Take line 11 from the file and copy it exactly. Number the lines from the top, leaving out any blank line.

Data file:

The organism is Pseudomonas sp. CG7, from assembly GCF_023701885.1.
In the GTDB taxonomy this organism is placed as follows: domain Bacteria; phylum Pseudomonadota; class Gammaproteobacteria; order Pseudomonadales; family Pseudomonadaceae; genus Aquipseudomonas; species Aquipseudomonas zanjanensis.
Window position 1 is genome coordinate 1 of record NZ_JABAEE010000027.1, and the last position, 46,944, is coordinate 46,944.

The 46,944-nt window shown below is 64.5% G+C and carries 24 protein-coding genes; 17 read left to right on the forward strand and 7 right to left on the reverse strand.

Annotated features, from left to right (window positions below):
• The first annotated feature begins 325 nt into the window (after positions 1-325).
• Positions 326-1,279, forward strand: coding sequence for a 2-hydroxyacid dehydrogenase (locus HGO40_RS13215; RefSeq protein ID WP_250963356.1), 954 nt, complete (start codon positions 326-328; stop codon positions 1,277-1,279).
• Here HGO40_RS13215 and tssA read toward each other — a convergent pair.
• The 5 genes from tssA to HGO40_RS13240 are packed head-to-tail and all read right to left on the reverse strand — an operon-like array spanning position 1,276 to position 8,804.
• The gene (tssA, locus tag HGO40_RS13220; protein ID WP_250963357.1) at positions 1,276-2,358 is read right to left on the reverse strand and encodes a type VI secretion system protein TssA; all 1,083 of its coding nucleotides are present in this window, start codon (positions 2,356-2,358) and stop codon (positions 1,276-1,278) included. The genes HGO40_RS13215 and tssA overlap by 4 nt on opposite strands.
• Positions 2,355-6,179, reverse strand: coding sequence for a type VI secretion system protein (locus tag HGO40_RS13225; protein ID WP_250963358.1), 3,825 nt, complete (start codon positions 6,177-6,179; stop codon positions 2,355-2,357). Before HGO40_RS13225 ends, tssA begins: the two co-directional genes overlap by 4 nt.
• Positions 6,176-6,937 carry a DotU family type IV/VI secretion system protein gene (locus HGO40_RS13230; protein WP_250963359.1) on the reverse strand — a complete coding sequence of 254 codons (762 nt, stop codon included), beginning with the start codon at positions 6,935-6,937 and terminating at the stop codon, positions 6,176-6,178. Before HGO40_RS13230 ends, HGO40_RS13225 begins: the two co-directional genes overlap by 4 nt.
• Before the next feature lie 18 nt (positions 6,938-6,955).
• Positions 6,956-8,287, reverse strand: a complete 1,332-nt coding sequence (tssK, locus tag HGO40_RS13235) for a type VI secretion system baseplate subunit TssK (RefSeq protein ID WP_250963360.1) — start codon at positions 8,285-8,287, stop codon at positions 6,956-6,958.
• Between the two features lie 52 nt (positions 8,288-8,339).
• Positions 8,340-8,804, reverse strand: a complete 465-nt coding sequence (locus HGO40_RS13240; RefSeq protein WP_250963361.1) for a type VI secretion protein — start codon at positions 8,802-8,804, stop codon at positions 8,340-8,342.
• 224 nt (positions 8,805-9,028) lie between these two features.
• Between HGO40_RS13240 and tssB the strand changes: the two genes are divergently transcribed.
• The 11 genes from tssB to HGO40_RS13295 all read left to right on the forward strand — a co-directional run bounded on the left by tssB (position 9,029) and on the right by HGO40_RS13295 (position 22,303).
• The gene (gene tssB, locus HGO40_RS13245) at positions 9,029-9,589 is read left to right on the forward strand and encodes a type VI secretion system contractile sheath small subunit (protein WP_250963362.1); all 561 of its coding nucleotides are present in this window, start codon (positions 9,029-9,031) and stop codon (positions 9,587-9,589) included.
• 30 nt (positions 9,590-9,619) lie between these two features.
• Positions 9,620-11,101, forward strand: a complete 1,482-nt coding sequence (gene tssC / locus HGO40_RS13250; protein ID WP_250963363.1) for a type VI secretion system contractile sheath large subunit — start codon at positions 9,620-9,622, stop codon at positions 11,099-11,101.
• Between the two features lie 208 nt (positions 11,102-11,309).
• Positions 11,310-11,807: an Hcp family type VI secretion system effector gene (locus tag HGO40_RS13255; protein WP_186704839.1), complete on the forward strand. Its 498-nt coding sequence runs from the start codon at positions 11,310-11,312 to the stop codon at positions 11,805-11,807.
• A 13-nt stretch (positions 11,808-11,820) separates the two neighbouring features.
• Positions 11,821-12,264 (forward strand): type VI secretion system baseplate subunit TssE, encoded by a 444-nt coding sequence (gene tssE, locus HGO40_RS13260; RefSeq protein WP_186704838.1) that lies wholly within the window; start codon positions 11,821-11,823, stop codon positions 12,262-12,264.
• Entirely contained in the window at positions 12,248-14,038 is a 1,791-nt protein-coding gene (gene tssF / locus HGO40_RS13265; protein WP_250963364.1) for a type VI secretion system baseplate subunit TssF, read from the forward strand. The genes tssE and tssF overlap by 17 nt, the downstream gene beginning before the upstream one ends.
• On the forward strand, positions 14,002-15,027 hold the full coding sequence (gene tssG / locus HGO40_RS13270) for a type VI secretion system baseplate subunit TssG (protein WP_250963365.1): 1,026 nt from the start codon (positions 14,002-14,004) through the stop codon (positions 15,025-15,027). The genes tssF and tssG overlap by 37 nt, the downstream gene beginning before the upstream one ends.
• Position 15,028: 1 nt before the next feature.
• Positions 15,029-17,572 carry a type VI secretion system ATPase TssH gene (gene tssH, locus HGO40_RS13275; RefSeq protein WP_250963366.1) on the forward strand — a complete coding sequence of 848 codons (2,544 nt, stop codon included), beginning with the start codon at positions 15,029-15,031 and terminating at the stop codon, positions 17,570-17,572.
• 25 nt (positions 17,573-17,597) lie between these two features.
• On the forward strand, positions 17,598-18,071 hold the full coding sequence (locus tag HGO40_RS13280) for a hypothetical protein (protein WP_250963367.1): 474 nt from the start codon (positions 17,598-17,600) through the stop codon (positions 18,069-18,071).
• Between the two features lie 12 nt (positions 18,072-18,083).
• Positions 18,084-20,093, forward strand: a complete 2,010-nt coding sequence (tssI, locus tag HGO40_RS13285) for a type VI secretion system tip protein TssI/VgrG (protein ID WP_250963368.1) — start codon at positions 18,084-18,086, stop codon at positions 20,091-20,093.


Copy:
• Positions 2,355-6,179, reverse strand: coding sequence for a type VI secretion system protein (locus tag HGO40_RS13225; protein ID WP_250963358.1), 3,825 nt, complete (start codon positions 6,177-6,179; stop codon positions 2,355-2,357). Before HGO40_RS13225 ends, tssA begins: the two co-directional genes overlap by 4 nt.